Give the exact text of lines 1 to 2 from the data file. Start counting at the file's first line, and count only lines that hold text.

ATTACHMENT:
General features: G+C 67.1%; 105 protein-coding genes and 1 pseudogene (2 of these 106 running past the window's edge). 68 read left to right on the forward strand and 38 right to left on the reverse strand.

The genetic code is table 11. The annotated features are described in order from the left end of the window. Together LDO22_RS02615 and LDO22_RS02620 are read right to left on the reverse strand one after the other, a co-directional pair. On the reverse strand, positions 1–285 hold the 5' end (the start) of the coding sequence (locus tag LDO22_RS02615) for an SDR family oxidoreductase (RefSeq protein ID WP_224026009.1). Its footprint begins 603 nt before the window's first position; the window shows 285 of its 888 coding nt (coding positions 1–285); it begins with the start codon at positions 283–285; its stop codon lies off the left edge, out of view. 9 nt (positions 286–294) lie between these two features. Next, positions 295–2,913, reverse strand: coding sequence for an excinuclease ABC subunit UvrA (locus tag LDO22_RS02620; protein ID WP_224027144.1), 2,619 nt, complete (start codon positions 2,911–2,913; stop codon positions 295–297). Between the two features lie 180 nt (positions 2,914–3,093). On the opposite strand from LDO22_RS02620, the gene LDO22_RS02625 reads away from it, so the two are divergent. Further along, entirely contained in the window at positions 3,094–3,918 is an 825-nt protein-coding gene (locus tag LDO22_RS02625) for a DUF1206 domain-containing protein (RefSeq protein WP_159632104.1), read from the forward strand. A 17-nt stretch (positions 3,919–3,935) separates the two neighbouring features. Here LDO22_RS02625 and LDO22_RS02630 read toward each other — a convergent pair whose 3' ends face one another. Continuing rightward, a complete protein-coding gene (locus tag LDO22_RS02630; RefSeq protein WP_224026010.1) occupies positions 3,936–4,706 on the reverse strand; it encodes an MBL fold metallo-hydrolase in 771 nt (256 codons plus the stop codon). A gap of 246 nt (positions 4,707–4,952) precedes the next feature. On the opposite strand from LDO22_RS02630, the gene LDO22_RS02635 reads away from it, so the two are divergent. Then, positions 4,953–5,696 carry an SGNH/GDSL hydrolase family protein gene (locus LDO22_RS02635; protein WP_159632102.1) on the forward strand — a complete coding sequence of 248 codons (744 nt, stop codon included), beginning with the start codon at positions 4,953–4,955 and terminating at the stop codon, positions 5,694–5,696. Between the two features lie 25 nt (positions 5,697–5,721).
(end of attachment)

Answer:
General features: G+C 67.1%; 105 protein-coding genes and 1 pseudogene (2 of these 106 running past the window's edge). 68 read left to right on the forward strand and 38 right to left on the reverse strand.

The genetic code is table 11. The annotated features are described in order from the left end of the window. Together LDO22_RS02615 and LDO22_RS02620 are read right to left on the reverse strand one after the other, a co-directional pair. On the reverse strand, positions 1–285 hold the 5' end (the start) of the coding sequence (locus tag LDO22_RS02615) for an SDR family oxidoreductase (RefSeq protein ID WP_224026009.1). Its footprint begins 603 nt before the window's first position; the window shows 285 of its 888 coding nt (coding positions 1–285); it begins with the start codon at positions 283–285; its stop codon lies off the left edge, out of view. 9 nt (positions 286–294) lie between these two features. Next, positions 295–2,913, reverse strand: coding sequence for an excinuclease ABC subunit UvrA (locus tag LDO22_RS02620; protein ID WP_224027144.1), 2,619 nt, complete (start codon positions 2,911–2,913; stop codon positions 295–297). Between the two features lie 180 nt (positions 2,914–3,093). On the opposite strand from LDO22_RS02620, the gene LDO22_RS02625 reads away from it, so the two are divergent. Further along, entirely contained in the window at positions 3,094–3,918 is an 825-nt protein-coding gene (locus tag LDO22_RS02625) for a DUF1206 domain-containing protein (RefSeq protein WP_159632104.1), read from the forward strand. A 17-nt stretch (positions 3,919–3,935) separates the two neighbouring features. Here LDO22_RS02625 and LDO22_RS02630 read toward each other — a convergent pair whose 3' ends face one another. Continuing rightward, a complete protein-coding gene (locus tag LDO22_RS02630; RefSeq protein WP_224026010.1) occupies positions 3,936–4,706 on the reverse strand; it encodes an MBL fold metallo-hydrolase in 771 nt (256 codons plus the stop codon). A gap of 246 nt (positions 4,707–4,952) precedes the next feature. On the opposite strand from LDO22_RS02630, the gene LDO22_RS02635 reads away from it, so the two are divergent. Then, positions 4,953–5,696 carry an SGNH/GDSL hydrolase family protein gene (locus LDO22_RS02635; protein WP_159632102.1) on the forward strand — a complete coding sequence of 248 codons (744 nt, stop codon included), beginning with the start codon at positions 4,953–4,955 and terminating at the stop codon, positions 5,694–5,696. Between the two features lie 25 nt (positions 5,697–5,721).